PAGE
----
How the right pump can help maintain HACCP and food safety standards
For plants using liquid chemical treatments, HACCP compliance can be achieved with the use of the right pump for transfers and mixing
MILFORD, Conn. – Farmers and anyone involved with food production understands the importance of the Hazard Analysis and Critical Control Points (HACCP). This management system is vital in making sure food is safely handled throughout the entire food cycle, from growing, harvesting, procurement and handling, to manufacturing, distribution and consumption.
HACCP includes steps designed to identify food safety risks, prevent food safety hazards before they occur, and address legal compliance through the analysis and control of biological, chemical, and physical hazards. A critical aspect of HACCP is that it is a preventive system. Prevention of hazards is not effective by inspecting the end product. However, managing the production process with HACCP offers the best, most efficient, approach.
This set of standards is used to uphold safety and product integrity across the many industries that handle food and food-grade products. For successful implementation of a HACCP plan, food-production plants must be strongly committed to the HACCP concept. An unwavering commitment to HACCP illustrates to farm workers and company employees the importance of producing safe food.
HACCP uses risk assessment methods to help both industry and government regulating agencies allocate their resources effectively in establishing strong audit practices.
The HACCP system process includes the following:
- Assemble a HACCP team with product-specific knowledge and expertise to develop an effective Food Safety Plan.
- Outline each step in the manufacturing process – from raw materials to end product. This may include details about the farm, equipment used, features of equipment design, cleaning, packaging and storage.
- Conduct a hazard analysis for each step of the process to identify any biological, chemical, or physical hazards and determine how likely the hazard is to occur.
- Determine Critical Control Points (CCPs) – those areas where hazards were identified and may be eliminated.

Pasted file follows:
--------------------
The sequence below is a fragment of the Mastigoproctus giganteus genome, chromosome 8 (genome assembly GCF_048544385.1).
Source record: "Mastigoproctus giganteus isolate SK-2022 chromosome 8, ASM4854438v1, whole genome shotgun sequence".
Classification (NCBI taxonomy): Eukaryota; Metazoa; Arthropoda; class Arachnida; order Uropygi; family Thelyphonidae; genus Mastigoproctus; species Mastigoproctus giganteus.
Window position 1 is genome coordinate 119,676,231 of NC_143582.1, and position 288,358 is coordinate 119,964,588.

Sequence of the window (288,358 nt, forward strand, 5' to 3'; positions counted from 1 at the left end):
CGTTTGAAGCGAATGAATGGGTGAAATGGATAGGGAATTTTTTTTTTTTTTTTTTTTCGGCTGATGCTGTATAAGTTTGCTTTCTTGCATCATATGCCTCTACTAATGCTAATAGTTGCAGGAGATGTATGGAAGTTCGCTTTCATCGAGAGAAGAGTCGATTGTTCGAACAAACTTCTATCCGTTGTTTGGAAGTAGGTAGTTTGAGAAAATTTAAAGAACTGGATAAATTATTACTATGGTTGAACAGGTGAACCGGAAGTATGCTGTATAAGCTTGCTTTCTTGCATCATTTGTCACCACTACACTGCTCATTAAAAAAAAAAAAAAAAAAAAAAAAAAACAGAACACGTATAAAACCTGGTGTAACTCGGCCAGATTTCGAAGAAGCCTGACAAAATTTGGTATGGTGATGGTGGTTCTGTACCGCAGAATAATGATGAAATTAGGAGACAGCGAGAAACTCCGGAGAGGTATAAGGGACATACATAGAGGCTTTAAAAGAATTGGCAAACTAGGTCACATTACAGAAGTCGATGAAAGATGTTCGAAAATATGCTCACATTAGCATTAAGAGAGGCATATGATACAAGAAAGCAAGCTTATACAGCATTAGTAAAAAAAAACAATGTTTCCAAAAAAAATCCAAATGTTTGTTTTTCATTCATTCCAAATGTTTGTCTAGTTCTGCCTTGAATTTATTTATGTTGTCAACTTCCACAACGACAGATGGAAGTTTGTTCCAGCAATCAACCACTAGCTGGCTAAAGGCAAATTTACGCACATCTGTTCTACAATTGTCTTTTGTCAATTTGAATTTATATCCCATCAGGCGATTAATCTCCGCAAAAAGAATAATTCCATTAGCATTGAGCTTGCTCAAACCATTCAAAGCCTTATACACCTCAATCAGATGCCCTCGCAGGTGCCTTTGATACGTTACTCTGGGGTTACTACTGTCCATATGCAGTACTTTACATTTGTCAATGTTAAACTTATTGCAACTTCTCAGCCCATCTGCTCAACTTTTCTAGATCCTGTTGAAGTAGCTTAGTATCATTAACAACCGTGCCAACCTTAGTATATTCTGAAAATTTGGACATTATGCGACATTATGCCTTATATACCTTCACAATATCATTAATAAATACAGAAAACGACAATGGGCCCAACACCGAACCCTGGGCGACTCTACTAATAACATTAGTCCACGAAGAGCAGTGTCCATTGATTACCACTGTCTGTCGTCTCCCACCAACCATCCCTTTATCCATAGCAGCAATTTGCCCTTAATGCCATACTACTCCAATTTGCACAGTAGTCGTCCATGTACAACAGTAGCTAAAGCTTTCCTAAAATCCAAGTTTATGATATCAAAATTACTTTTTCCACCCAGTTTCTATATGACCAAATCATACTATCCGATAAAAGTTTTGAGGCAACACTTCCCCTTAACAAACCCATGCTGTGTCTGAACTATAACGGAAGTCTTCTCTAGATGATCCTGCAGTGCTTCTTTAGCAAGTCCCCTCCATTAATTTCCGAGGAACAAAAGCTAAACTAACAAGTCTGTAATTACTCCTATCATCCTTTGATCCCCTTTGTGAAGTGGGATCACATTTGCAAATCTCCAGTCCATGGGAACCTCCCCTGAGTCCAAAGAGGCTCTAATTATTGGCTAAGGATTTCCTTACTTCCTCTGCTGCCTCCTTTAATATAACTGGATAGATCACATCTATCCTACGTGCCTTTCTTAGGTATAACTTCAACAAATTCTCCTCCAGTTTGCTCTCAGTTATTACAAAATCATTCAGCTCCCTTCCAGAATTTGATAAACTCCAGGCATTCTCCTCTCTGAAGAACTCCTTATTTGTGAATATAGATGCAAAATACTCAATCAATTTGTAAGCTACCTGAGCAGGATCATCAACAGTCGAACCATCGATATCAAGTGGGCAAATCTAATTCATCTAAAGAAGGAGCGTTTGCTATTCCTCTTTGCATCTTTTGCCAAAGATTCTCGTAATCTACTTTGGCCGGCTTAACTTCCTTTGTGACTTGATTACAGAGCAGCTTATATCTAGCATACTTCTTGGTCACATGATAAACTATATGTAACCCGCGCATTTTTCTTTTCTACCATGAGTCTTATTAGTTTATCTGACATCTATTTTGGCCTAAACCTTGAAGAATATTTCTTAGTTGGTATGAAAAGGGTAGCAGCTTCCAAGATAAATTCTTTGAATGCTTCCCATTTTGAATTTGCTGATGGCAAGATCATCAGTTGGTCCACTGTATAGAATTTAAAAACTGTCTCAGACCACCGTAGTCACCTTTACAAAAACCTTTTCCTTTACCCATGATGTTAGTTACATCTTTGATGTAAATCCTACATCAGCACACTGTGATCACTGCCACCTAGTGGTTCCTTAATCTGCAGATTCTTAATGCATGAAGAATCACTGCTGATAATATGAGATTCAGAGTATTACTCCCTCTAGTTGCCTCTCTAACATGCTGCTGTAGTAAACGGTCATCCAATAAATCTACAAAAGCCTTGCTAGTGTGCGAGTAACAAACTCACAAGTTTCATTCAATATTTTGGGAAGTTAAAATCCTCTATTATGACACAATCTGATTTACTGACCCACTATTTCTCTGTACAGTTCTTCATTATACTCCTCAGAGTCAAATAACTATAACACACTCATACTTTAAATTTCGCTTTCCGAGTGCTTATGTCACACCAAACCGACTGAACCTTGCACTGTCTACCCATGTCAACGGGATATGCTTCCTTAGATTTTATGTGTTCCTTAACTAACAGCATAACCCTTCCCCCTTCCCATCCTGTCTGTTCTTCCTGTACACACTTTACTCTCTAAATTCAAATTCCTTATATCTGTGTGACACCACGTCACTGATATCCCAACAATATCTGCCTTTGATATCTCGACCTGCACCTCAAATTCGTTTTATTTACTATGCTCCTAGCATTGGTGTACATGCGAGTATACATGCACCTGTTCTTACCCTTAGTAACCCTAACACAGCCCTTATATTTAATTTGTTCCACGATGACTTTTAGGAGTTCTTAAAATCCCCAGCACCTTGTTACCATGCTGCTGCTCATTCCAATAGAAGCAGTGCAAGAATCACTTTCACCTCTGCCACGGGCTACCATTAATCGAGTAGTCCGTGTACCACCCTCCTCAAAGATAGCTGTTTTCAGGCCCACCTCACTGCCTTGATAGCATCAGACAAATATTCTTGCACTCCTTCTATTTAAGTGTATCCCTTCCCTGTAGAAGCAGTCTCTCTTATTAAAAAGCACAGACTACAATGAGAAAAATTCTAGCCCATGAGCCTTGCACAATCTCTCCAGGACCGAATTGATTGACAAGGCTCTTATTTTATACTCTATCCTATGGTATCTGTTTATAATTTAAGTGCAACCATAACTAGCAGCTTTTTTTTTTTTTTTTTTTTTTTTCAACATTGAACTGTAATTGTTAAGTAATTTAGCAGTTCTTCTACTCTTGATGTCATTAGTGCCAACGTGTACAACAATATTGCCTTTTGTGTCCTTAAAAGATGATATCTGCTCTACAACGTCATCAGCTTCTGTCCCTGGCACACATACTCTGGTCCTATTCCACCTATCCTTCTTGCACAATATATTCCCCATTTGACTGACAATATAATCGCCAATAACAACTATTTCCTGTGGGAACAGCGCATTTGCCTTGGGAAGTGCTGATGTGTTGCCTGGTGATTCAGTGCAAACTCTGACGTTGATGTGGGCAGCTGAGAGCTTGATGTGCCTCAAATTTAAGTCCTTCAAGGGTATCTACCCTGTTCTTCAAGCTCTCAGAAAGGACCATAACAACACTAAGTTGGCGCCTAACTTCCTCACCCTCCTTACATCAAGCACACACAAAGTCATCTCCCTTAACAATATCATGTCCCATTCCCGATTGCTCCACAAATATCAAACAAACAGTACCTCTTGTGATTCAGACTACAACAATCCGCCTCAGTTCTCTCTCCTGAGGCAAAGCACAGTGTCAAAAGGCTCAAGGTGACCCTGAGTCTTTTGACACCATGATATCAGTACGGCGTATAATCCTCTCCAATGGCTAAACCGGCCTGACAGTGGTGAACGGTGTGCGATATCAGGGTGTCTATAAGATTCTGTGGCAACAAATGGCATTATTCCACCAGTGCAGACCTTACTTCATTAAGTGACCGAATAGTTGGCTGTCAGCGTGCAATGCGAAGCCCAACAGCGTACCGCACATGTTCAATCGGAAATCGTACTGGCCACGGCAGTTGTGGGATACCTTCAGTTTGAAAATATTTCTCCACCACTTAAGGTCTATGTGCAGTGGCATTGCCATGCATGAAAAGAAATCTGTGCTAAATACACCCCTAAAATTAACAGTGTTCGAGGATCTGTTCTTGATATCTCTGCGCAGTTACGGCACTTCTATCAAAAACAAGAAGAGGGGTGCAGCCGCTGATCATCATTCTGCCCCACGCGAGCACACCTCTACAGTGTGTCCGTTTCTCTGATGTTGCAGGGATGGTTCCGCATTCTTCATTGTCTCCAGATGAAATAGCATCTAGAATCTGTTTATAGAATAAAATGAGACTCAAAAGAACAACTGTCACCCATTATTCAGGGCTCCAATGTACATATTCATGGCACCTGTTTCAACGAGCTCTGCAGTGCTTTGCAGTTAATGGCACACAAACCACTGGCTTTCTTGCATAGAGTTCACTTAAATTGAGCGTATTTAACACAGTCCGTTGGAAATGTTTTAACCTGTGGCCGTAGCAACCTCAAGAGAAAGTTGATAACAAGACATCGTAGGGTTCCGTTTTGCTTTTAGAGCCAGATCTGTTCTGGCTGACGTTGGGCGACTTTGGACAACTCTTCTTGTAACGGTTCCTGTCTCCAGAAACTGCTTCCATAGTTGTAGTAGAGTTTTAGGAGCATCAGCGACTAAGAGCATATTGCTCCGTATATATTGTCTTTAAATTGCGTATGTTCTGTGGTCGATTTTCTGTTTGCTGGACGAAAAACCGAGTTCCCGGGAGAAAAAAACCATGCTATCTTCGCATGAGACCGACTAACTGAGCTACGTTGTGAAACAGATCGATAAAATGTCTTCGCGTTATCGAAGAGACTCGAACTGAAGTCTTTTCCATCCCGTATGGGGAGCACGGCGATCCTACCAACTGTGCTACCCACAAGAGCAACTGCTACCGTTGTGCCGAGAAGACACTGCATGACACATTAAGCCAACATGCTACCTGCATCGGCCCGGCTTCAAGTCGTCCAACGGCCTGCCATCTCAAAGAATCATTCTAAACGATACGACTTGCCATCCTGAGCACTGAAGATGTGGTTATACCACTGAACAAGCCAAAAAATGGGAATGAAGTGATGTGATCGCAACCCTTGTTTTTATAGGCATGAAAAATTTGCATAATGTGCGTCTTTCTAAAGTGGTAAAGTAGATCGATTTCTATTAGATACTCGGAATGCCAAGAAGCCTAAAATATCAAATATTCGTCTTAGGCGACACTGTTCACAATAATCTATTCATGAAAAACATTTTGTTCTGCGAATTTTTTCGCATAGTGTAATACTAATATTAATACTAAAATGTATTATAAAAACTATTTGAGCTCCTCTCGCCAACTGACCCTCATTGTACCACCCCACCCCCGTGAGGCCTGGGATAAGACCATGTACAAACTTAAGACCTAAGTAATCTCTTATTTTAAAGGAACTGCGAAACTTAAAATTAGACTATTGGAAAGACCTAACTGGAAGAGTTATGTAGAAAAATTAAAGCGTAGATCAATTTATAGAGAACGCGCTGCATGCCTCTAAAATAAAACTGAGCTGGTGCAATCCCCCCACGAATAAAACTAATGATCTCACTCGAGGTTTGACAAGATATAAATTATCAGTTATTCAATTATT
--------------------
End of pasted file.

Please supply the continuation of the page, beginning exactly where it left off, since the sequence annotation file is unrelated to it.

- Establish critical limits and develop processes that limit risk. Monitor CCPs and develop procedures for ensuring critical limits are followed.
- Establish verification procedures to determine if the HACCP system is working correctly.
- Establish proper documentation and recordkeeping for all HACCP processes to ensure the farms and food business can verify that controls are in place and are being properly maintained.
Farmers, plant managers and business owners understand that being in compliance is not only best practices for keeping consumers safe, but it is also cost effective from avoiding fees and costs from chemical spills, worker safety issues and loss of costly chemicals. Compliance can be achieved by simply making small equipment changes; there is no need for drastic, expensive solutions.
There are many liquid chemical treatments used during the food life cycle, from pre-harvest to post-harvest. Fruits and vegetables are treated with chemicals for pest control, weed prevention and other instances that would deem the produce undesirable such as mold and fungus. Businesses involved with producing food also use chemicals for cleaning and sanitizing.
For businesses using these chemical treatments, HACCP compliance can be achieved with the use of the right pump for chemical transfers and mixing. Liquid chemical handlers are more exposed at the initial mixing and loading stage than they were decades ago, yet many are still using antiquated methods. “Tipping and pouring” method originated when the concentration levels of chemicals were much lower. Today, they have higher concentrations so businesses can dilute the treatments to use more efficiently.
Additionally, businesses achieve HACCP compliance and other regulatory standards when using the right pump by reducing, if not completely eliminating, chemical spills or leaks and worker accidents.
With a legacy of providing cost-effective solutions, pumps such as those made by GoatThroat pumps, allow containers to remain upright and spills from transferring chemicals between containers are completely avoided from the beer tap-style closed-system equipment.
This article was submitted by GoatThroat Pumps. Based in Milford, CT, GoatThroat Pumps develops and manufactures high-quality chemical transfer equipment, with a focus on improving worker safety and global environmental compliance.